The show got so popular so fast, that production for Digimon Adventures 02, the second season, started long before the first season even ended. As a result, the writers found themselves unsure of what direction to take the second season in. How can you write the sequel to an unfinished story? This led to many disputes in the writers' room, where writers would pitch ideas only to have them shot down by their colleagues. But when they couldn't agree, they dredged up the old ideas in half-baked forms. This lack of consensus is why there were so many filler episodes in the back half of the second season. When they couldn't agree on bigger ideas, they just threw a bunch of smaller ones in.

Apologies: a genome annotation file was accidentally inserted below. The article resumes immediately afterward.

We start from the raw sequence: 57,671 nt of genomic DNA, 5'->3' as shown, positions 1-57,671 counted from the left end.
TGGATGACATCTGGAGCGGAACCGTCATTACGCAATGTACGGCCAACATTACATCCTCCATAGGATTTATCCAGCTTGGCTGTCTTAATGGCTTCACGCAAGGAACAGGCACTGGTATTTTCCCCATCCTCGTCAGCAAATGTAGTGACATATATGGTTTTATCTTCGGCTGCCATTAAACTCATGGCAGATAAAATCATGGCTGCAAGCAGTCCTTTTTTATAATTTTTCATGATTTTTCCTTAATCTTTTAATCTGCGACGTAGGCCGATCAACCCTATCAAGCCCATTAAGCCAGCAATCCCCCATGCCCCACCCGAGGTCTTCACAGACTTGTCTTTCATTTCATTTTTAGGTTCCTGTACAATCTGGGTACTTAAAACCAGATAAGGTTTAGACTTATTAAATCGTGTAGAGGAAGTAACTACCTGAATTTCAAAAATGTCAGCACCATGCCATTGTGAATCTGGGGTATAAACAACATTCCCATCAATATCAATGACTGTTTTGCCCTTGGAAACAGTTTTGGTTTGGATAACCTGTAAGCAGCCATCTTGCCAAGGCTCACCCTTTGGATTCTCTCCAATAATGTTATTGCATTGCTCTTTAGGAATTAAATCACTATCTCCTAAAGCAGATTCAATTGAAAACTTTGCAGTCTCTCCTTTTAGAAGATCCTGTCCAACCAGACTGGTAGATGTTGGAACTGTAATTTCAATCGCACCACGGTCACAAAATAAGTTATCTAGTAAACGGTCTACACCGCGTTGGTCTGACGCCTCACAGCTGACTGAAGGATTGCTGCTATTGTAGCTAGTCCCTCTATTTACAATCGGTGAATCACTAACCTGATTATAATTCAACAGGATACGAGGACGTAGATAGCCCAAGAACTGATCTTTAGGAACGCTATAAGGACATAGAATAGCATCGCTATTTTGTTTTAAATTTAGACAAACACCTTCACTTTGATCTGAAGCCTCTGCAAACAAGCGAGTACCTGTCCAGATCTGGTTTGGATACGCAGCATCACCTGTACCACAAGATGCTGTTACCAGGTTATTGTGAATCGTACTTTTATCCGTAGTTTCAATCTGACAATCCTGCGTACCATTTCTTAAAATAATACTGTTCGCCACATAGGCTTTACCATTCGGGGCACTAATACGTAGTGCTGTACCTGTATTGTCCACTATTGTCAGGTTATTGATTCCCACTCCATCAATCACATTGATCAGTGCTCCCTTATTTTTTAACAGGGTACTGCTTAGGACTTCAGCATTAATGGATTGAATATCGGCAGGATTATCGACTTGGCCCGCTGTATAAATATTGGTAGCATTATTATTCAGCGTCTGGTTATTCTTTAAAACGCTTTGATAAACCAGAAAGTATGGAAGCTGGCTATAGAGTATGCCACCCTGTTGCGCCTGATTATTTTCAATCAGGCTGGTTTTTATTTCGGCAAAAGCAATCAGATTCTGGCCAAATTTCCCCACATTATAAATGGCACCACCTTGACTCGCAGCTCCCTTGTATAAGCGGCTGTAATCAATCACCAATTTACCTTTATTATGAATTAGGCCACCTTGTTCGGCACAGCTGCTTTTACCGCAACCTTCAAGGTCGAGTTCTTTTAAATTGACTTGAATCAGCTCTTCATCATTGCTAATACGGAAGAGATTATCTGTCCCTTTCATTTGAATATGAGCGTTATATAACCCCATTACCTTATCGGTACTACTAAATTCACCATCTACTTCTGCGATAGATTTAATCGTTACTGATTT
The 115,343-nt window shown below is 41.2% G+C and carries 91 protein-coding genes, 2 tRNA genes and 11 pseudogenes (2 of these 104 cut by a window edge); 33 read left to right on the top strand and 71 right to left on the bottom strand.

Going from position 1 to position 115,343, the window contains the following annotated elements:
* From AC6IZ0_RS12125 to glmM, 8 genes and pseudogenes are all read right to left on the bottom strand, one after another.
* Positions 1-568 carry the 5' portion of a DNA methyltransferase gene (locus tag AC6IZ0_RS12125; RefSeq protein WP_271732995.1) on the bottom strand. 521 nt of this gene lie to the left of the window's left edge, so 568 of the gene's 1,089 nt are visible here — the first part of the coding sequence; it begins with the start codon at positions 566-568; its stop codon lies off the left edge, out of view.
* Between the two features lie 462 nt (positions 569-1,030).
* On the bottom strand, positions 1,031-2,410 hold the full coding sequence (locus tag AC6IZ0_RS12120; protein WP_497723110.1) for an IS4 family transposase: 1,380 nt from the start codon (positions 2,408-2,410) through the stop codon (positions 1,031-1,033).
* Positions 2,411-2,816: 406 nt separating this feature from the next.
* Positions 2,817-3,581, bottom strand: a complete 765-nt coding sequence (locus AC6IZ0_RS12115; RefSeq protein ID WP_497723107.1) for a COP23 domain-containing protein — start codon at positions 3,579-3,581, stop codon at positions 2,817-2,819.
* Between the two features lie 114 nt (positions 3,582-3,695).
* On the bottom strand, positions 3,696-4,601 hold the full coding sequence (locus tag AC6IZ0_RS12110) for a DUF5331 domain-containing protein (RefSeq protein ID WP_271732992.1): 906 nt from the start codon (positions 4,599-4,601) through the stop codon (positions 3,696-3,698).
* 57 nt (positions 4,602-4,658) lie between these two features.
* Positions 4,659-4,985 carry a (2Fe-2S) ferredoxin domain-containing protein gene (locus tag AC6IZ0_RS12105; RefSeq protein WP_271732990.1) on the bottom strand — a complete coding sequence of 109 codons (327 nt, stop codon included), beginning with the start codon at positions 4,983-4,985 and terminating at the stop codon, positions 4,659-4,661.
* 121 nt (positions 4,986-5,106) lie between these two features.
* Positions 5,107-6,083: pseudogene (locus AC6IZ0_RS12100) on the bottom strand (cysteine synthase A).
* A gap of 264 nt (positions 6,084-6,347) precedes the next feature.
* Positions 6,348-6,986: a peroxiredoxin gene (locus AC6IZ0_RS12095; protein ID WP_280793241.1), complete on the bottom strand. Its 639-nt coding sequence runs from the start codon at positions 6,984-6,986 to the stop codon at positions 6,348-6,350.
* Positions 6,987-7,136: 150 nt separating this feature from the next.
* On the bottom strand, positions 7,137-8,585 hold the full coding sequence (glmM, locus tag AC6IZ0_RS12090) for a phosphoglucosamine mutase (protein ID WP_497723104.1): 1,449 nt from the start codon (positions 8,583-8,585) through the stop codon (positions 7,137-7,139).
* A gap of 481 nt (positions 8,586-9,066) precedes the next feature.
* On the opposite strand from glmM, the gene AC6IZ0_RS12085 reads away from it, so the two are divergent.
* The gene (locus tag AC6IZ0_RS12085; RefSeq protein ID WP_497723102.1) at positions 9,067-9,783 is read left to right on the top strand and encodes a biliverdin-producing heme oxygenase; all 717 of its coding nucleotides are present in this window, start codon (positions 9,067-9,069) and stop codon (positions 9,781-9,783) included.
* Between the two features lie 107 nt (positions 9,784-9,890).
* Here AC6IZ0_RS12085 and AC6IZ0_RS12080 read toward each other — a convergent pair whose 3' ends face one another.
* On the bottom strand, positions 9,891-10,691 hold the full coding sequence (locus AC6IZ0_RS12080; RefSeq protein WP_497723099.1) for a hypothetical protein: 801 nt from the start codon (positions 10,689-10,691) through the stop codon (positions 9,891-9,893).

9 The Season That Never Was
Things got weird in the writers' room even after the season two debacle. Although they were much more in alignment when the time came to create season three, some of the writers still pitched some odd ideas. At one point, the idea was pitched for the third season to be about Digimon coming from outer space. Yes, alien Digimon. While that didn't happen, the theme of invasion can still be seen in season three, Digimon Tamers, as the Digimon are coming into the real world from the digital one. When you think about it, the concept is also very similar to the Ultra Beasts in Pokémon Sun and Moon. Looks like Digimon beat Pokémon in something other than ratings.
8 You'll Never Guess What The "V" Stands For